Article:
Then, as the last of the canapés circulated (blue swimmer crab cake, sea scallop pearls, and jamón and truffle crostini, for those taking notes), Wine Intelligence’s Research Director, Chuan Zhou, stepped up to the podium.
Chuan has been researching China’s growing obsession with wine for the past 3 years, and his latest thinking focused on 12 key trends that are currently driving the market. While full details can be found in our China Landscapes 2017 (now available) and our upcoming consumer segmentation report, China Portraits 2017, we outline just a few of our findings below:
An expanding market Growing disposable income, coupled with improved distribution logistics for wine, has enabled increased access to wine in lower tier cities, contributing to a sharp increase in the population able to find and afford imported wine
The acceleration of “non-event” wine consumption Wine is increasingly purchased for personal, everyday consumption. The top 3 reasons for drinking wine in China are well-being (“Wine is good for my health”, 56%), relaxation (“Wine helps me to relax”, 51%) and personal enjoyment (“I like the taste”, 47%)2.
The normalisation of retail prices Increasing consumer knowledge and the advent of price transparency at online retailers has resulted in a general lowering of prices and a better price / quality ratio
More distinct regional tastes Regional differences in culinary traditions have resulted in geographically diverse palates: those in the North prefer dry and full-bodied wines, in the East fruity and rich, the South fresh and juicy and in the West, light and sweet2.
China taste map
Most of our audience’s questions centred on putting insights into practice: should the back label be in Chinese script or English? What do Chinese consumers like on the front label of a wine bottle? Chuan responded: “Consumers tend to prefer a translated Chinese back label on top of the original back label; its perceived to be more authentic than just a Chinese back label. As for the front of the label, the diversification of the Chinese wine market is making room for more modern, elegant and contemporary designs. Labels are now less dominated by traditional French-looking labels.”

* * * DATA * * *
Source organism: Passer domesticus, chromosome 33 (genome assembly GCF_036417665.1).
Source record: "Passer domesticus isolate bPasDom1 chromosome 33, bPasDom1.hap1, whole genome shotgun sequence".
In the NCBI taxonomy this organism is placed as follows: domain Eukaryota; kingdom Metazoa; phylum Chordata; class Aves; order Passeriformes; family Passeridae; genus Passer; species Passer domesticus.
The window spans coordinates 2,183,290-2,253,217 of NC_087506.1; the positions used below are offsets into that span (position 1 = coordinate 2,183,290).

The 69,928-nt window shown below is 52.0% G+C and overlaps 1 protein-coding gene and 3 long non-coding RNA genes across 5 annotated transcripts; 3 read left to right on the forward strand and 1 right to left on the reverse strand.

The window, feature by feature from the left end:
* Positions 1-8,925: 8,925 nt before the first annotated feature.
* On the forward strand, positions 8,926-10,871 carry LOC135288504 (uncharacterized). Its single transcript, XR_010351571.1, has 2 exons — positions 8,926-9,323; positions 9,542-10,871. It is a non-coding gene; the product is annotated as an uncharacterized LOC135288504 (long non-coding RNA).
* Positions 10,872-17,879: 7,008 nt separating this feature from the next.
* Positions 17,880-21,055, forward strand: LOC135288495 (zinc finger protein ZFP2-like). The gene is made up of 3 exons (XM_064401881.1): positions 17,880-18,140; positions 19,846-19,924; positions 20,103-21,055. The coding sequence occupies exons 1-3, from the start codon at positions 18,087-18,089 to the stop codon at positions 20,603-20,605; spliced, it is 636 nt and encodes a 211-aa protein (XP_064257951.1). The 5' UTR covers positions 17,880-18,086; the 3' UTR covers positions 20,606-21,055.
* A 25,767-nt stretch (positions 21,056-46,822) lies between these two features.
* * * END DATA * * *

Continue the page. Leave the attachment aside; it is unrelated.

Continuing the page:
And what can international marketers do to be more accessible to the Chinese consumer? “Understanding the Chinese culture is the key to connecting with Chinese consumers. The most common examples include using Chinese zodiac animals when appropriate, or using numbers that are believed to be auspicious in Chinese culture.”
With thanks to Wine Australia.
1 Wine Intelligence China calibration studies
2 Wine Intelligence, Vinitrac® China, March’17 (n=1,000) Chinese urban upper-middle class imported wine drinkers
For more information about the Chinese wine market, take a look at our China Landscapes 2017 report.
For detailed information about consumer segmentation in China, our China Portraits 2017 report will be published this August.
Author: James Wainscott